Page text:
10 Books That’ll Sharpen any Designer’s Social Skills
You’ve seen the type: that person who reads books all the time, face hidden behind the cover, digging through the pages without any care in the world. Even at work, there’s likely a pile of books on their desk
A voracious reader is sometimes chastised for what looks like antisocial behavior. Reading books, however – particularly fiction – can strengthen a person’s social skills and heighten their empathy toward other people (two qualities that every successful designer needs).
Books enable you to better understand human nature. And reading, though somewhat a solitary act, is actually perceived as a human interaction exercise. Reading can even sharpen and develop your social brain, allowing you to be better equipped to collaborate and form relationships in real life. Still not convinced? Let’s dive into how reading can sharpen your social skills and make you a better designer.
How Reading can Improve Your Social and Career Skills
Reading books has a slew of benefits. But more than ever, the activity can improve both your social and career skills. This is why reading is an all-too-important activity that everyone – from beginners to seasoned designers –should participate in.
Apart from aiding you to be a well-rounded person, here are some other benefits of reading in relation to improving your social and career skills.
Reading helps you catch up on the ins and outs of social events
For example, if you’ve attended only a handful of networking events and feel totally in the dark on how to mingle, reading is a quick way to fix this situation. The activity helps you get caught up with the essentials and particulars of scenarios that you may not have much experience with.
You may not necessarily want to attend those events all the time, but you also don’t want to be completely clueless about them either. Through books, you can gain some insight into social etiquette that will help you when you network in real life.
Reading helps you understand and connect with people better
If it’s difficult for you to relate to a certain type of person (especially a certain type of client), books can help you figure them out. Read books about their distinct personality or something that is written from their perspective. This enables you to understand what makes them tick and learn the best way to connect with them.
Reading gives you life experiences
Obviously, you learn a lot by doing things firsthand. But still, other information and behavior can be acquired through books. If you’re at a career crossroad, read books about other people’s struggles and triumphs to succeed. Through this, you’ll have the feel of the same trial-and-error experience and gain something from it – hopefully, a thing or two that can help you ease your predicament.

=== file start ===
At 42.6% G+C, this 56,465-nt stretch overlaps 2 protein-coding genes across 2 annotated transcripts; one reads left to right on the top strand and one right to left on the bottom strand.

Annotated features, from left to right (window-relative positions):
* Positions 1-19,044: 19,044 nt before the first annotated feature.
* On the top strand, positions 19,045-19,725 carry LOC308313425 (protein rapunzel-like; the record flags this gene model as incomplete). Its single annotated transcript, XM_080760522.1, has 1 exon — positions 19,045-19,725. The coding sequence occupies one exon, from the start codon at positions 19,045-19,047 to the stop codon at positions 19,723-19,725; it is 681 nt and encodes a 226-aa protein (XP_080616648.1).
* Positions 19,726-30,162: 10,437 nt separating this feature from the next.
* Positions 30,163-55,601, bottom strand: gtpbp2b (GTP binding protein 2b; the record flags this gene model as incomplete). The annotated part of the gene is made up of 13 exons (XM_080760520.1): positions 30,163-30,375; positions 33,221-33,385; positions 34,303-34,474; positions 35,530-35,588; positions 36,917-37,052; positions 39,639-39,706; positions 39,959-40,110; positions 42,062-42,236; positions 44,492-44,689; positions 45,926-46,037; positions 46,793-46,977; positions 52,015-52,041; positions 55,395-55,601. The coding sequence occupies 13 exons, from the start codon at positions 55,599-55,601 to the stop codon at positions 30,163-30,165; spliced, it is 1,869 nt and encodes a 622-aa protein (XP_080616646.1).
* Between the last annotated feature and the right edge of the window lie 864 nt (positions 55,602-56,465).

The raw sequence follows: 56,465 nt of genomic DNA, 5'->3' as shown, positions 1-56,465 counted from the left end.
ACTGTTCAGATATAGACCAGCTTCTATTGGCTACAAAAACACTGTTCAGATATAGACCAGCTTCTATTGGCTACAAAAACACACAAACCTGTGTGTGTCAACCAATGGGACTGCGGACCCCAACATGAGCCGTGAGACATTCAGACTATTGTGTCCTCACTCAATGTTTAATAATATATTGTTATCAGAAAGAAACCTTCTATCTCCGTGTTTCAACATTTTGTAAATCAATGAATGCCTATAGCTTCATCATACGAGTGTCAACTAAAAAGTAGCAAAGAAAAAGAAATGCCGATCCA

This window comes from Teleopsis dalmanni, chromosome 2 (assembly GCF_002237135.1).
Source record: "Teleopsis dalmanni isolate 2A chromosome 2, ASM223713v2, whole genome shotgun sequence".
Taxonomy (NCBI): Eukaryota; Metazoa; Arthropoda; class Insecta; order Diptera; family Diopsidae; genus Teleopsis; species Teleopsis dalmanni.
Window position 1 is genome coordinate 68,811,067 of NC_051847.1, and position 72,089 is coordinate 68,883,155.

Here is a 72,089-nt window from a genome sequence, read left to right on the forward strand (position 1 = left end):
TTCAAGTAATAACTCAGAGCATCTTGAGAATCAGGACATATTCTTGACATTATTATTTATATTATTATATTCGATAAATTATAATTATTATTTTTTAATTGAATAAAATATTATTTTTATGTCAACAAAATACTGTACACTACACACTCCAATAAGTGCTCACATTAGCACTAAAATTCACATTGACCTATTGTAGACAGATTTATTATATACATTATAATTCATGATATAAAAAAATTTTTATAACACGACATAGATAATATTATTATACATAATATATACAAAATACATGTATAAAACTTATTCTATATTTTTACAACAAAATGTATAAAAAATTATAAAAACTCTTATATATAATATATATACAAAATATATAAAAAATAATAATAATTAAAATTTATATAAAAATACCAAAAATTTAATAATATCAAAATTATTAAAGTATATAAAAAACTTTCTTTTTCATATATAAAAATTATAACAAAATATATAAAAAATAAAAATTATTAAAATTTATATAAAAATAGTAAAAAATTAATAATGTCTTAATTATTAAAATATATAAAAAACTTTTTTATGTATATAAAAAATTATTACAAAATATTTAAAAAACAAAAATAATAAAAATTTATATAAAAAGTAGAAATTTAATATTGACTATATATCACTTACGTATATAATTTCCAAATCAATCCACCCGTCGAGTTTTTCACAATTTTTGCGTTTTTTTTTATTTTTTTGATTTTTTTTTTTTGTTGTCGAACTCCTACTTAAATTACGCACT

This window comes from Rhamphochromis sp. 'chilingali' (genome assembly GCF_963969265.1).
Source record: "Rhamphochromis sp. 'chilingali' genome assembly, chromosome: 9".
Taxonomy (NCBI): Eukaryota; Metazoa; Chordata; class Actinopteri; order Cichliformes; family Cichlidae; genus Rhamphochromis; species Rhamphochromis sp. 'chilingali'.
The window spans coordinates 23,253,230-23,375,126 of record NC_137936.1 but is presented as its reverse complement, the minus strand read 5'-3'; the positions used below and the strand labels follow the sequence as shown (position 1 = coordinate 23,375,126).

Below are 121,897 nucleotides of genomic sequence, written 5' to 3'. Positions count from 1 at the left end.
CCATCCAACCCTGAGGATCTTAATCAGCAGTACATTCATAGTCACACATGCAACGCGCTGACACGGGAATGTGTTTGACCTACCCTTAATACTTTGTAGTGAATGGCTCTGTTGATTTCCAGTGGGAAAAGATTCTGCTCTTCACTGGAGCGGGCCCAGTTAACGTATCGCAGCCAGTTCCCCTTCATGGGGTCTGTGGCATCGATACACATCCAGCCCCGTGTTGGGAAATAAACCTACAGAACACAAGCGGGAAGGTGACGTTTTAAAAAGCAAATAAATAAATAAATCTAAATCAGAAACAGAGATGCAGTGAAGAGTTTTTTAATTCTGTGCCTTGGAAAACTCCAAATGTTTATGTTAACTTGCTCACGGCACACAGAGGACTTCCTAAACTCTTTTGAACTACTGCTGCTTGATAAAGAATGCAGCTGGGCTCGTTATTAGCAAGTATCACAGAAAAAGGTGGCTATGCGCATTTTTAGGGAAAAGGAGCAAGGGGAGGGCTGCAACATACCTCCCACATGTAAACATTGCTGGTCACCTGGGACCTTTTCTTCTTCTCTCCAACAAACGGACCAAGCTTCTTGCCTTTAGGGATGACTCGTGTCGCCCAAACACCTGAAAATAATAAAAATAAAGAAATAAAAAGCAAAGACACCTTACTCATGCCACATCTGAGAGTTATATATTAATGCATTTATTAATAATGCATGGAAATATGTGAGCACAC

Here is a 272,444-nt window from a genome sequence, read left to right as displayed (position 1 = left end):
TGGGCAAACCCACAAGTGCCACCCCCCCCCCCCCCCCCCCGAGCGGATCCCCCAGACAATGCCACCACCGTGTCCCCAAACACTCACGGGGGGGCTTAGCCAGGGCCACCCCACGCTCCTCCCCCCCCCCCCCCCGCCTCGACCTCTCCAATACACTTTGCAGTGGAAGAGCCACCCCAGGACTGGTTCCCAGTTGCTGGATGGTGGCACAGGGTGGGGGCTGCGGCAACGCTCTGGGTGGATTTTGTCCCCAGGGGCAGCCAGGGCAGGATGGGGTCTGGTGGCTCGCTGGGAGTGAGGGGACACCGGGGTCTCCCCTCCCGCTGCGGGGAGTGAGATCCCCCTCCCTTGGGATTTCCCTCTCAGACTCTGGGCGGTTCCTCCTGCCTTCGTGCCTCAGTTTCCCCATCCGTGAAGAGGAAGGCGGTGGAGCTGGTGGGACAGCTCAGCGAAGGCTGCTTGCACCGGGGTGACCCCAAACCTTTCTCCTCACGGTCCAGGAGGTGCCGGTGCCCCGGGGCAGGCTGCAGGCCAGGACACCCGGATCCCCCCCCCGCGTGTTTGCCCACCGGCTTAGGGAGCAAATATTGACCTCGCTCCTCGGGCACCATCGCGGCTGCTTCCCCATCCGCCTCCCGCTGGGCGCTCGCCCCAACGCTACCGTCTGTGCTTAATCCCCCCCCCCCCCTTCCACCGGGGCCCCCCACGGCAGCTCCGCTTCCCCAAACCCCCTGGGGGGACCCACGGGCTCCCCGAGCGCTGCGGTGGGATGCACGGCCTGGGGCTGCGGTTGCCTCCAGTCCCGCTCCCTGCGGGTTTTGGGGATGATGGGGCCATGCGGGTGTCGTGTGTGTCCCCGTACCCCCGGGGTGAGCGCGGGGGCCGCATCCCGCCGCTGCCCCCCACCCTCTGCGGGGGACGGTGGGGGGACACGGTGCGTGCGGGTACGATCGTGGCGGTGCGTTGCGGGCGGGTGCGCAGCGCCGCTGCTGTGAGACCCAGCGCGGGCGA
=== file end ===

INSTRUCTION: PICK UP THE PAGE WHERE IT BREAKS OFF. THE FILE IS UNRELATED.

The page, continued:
When you read a lot, you’re able to flesh out your beliefs and ideas about life. Depending on the author’s perceptions, you may find that it helps solidify what you already believed, or it may present a new viewpoint that you hadn’t considered. Either way, it’s incredibly beneficial and can certainly help you make some tough decisions, such as career moves.
The Books you Need to Read
The short version: read all kinds of books. The first rule in reading is to NOT be too picky. If you enjoy a book that isn’t quite popular, then who cares? A seemingly pointless book can still indirectly educate you about something.
Another rule is to devote time on subjects you’re not familiar with, but think can help in whichever capacity you need. Like if you want to improve your design techniques, don’t shy away from books about business. You may learn something that you can apply to your clients to learn more about them and in turn, further inform your design decisions.
Overall, just try to tap into as many topics as possible. The more information you have in your head about anything and everything under the sun, the better. You never know what fun fact you’ll be able to pull out during your next networking event!
The importance of mixing it up
A common problem is that people find a specific topic they really enjoy and then forget to add some variety to their bookshelf. For example, let’s say you get really into books about design history. You may feel that the only books worth your while are those that directly talk about typography or design styles. It’s important to remember, however, that learning about different topics can also teach you something about design.